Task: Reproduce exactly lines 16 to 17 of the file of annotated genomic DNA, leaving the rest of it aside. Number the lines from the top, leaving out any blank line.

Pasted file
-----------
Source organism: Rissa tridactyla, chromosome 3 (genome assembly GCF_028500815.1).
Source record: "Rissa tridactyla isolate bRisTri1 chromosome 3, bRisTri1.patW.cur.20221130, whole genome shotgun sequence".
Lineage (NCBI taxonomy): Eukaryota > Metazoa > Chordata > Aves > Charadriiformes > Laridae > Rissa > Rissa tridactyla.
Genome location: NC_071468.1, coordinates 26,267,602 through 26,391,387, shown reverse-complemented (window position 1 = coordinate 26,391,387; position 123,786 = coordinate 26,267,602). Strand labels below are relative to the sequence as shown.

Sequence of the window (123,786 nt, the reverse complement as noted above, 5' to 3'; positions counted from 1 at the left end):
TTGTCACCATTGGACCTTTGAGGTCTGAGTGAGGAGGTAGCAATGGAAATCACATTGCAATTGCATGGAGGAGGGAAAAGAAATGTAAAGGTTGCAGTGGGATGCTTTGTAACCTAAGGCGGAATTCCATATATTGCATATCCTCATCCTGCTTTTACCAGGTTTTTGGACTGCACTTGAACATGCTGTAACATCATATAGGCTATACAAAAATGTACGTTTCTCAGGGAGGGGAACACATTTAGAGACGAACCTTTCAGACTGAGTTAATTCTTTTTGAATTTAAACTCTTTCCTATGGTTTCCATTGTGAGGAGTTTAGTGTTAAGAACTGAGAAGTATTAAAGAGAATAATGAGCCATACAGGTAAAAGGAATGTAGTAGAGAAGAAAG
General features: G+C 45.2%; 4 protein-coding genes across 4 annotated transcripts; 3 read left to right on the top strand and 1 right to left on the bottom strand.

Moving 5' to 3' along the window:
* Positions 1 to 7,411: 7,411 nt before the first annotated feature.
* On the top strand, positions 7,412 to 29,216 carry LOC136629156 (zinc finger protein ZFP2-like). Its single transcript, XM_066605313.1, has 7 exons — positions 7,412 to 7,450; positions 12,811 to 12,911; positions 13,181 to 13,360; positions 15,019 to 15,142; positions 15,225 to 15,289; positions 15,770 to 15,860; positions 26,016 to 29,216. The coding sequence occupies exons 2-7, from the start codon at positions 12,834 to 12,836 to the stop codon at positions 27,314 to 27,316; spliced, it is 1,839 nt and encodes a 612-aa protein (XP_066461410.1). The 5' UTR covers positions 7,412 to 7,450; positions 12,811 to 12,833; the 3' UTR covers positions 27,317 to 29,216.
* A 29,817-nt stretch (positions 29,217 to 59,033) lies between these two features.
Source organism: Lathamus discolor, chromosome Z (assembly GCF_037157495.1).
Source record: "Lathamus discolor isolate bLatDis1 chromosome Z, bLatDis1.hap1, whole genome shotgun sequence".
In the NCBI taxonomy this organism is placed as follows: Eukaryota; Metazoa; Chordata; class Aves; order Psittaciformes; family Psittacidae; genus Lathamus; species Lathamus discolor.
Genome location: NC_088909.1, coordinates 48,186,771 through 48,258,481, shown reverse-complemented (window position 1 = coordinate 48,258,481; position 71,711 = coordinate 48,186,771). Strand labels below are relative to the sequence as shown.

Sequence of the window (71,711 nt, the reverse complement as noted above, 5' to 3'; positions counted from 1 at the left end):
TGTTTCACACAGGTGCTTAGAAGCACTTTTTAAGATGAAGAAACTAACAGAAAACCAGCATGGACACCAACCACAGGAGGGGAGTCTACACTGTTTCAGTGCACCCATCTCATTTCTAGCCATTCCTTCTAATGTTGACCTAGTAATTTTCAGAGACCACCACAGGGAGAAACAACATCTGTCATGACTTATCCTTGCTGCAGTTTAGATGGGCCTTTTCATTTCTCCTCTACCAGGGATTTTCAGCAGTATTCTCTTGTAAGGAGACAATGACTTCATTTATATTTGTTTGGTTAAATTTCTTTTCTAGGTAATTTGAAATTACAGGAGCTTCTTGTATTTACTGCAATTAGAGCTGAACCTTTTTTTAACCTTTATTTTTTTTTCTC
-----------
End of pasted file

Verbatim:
Sequence of the window (71,711 nt, the reverse complement as noted above, 5' to 3'; positions counted from 1 at the left end):
TGTTTCACACAGGTGCTTAGAAGCACTTTTTAAGATGAAGAAACTAACAGAAAACCAGCATGGACACCAACCACAGGAGGGGAGTCTACACTGTTTCAGTGCACCCATCTCATTTCTAGCCATTCCTTCTAATGTTGACCTAGTAATTTTCAGAGACCACCACAGGGAGAAACAACATCTGTCATGACTTATCCTTGCTGCAGTTTAGATGGGCCTTTTCATTTCTCCTCTACCAGGGATTTTCAGCAGTATTCTCTTGTAAGGAGACAATGACTTCATTTATATTTGTTTGGTTAAATTTCTTTTCTAGGTAATTTGAAATTACAGGAGCTTCTTGTATTTACTGCAATTAGAGCTGAACCTTTTTTTAACCTTTATTTTTTTTTCTC